BOOK REVIEW: THE THIRTEENTH TALE

The-Thirteenth-Tale-book-cover-square-image

It is a truth universally acknowledged that whenever there’s a movie with a dense and picturesque plot, the book on which it’s based is vastly and unequivocally better.

I must admit, I first came across The Thirteenth Tale in its movie-incarnation – meaning that I watched the movie before I read the novel. Thankfully, the movie adaptation per se was quite good, which is why I knew I had to get my hands on the novel as well.

The Thirteenth Tale is Diane Setterfield’s first novel; a tale inside a tale, which means that it takes place during two different timelines. There is the present, which in this case is sometime during the 50s, when librarian and biographer Margaret Lea interviews and learns the story of the elusive writer Vida Winter. Then there’s Vida Winter’s past – her childhood and adolescence which she paints in vivid colours and gothic imagery.

Apart from taking place in two different timelines, the story can also be said to have two different and distinct narrators, since the one who serves as the focal point and foil of the story in the present is Margaret, while the narrator who tells us the tale of the rambling and mysterious family estate of Angelfield and of her dysfunctional family is Vida Winter herself.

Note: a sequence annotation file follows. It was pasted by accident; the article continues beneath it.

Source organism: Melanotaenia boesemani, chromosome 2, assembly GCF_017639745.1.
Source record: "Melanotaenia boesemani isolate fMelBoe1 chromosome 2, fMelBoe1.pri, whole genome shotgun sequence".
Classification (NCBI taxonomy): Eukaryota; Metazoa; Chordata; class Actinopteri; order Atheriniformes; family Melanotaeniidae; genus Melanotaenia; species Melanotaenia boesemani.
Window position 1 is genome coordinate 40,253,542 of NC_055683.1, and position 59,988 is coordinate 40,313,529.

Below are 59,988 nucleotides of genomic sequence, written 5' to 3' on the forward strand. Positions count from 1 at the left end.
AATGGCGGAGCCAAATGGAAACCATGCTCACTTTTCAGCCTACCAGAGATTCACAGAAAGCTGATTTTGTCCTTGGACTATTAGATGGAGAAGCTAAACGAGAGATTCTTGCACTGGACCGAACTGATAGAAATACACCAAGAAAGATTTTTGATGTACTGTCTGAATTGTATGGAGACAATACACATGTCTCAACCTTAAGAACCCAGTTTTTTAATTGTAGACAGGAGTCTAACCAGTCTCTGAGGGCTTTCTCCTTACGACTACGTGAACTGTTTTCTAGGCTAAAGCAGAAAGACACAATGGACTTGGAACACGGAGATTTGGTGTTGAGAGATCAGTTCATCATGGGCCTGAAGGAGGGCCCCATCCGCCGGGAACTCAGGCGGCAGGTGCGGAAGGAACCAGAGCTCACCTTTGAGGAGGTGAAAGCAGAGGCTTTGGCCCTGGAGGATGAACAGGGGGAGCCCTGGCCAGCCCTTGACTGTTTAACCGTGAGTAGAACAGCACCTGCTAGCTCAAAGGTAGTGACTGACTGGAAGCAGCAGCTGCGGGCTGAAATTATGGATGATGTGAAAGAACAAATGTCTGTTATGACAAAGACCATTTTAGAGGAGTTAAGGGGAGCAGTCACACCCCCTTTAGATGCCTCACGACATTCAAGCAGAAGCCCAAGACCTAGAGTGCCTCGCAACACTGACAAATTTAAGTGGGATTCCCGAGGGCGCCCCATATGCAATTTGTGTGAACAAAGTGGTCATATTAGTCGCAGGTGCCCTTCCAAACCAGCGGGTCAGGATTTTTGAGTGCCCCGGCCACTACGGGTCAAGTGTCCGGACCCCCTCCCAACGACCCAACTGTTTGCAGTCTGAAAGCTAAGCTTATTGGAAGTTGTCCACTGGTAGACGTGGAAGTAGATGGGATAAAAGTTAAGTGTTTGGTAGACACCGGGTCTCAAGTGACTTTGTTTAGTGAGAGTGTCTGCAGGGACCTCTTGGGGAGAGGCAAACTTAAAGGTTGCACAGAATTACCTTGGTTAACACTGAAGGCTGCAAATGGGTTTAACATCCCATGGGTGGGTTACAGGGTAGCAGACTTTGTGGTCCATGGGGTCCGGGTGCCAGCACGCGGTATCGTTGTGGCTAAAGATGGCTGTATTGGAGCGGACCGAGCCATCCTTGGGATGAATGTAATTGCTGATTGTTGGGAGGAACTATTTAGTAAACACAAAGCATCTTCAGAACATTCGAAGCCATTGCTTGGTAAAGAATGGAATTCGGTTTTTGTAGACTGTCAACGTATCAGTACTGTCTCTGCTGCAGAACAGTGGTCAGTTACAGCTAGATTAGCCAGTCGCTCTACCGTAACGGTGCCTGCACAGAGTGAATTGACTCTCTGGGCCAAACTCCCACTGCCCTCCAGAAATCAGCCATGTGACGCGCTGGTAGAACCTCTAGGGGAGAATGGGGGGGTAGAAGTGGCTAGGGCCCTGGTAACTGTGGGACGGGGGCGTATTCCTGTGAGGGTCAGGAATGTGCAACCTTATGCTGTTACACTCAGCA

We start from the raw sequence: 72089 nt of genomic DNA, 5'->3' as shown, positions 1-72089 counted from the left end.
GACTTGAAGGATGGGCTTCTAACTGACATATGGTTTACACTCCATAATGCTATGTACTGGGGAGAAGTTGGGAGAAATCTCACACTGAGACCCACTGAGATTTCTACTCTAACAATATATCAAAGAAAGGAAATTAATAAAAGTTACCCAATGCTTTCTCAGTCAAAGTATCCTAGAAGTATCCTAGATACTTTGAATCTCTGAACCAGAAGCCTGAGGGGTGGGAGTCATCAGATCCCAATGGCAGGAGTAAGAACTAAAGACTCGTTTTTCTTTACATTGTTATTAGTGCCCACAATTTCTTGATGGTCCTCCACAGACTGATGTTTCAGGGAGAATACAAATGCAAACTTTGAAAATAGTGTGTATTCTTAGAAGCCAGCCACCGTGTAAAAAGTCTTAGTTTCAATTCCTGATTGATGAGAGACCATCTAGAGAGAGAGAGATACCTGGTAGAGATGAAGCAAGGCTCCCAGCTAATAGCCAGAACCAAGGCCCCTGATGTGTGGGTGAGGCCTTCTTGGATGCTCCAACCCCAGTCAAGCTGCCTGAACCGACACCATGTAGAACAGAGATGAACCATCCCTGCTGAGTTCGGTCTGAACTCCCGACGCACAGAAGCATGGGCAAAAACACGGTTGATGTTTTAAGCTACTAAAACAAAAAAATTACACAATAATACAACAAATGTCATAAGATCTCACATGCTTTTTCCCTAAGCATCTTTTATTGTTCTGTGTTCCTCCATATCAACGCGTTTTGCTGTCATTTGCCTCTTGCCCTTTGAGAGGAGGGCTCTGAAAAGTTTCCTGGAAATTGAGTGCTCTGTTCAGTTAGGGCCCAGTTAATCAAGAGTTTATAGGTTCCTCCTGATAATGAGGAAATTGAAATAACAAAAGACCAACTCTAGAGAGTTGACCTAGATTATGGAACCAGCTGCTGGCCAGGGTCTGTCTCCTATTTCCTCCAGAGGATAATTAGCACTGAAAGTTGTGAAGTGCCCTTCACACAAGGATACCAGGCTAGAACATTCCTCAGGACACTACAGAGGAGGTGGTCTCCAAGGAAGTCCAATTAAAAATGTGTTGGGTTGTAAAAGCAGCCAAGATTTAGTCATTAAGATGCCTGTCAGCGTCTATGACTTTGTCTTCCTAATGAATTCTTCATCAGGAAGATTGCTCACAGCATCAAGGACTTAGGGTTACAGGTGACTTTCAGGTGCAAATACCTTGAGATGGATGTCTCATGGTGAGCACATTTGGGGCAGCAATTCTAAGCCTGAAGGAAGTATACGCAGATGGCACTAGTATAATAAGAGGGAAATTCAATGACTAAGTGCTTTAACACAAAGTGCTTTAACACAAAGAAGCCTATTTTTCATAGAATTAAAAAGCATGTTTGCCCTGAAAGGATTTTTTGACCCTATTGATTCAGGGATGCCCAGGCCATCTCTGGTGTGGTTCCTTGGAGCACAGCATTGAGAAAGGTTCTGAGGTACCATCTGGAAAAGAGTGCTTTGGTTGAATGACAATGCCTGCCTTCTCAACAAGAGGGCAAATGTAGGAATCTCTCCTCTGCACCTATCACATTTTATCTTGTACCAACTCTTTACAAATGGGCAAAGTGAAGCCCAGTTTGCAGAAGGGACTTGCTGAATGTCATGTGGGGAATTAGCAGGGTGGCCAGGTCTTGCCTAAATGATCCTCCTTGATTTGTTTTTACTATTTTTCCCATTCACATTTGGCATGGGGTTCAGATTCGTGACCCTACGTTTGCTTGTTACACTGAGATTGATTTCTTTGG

As Margaret unveils the chilling secret dwelling at the heart of Vida Winter’s identity, the reader discovers the haunted past which had been following Margaret as well. The two plots, told by the two narrators in two different time-lines entwine and end up paralleling each other in a magnificent story seeped in darkness, hope, love and regret.

This is a book about twins, a book about haunted houses, a book about skeletons in closets and bodies in the woods. It’s a novel about childhood, about death, about parenthood and about loss and isolation. Most of all perhaps, it is a story about identity – about the person we are, the person we want to be, and the persona we show to the world.

Lovers of Jane Austen, gothic novels and psychological mysteries will have a field day with this one. The novel produced a storm of interest ever since it was published in 2006. Just a week after it was released, it gained first place in the New York Times Bestseller List of 2006. Its colourful suspense, its mysterious air pregnant with unsaid words and hidden messages, the psychological dance prevalent between the two fallible narrators – one wanting to uncover memories and discover truths, the other slowly falling towards the pitfalls and hidden pain of her own memories – create a mesmerising whole.

Like a snake, the reader is entranced by the shifting realities explored within each chapter, always searching for more, without ever knowing quite what he is searching for. I totally recommend it!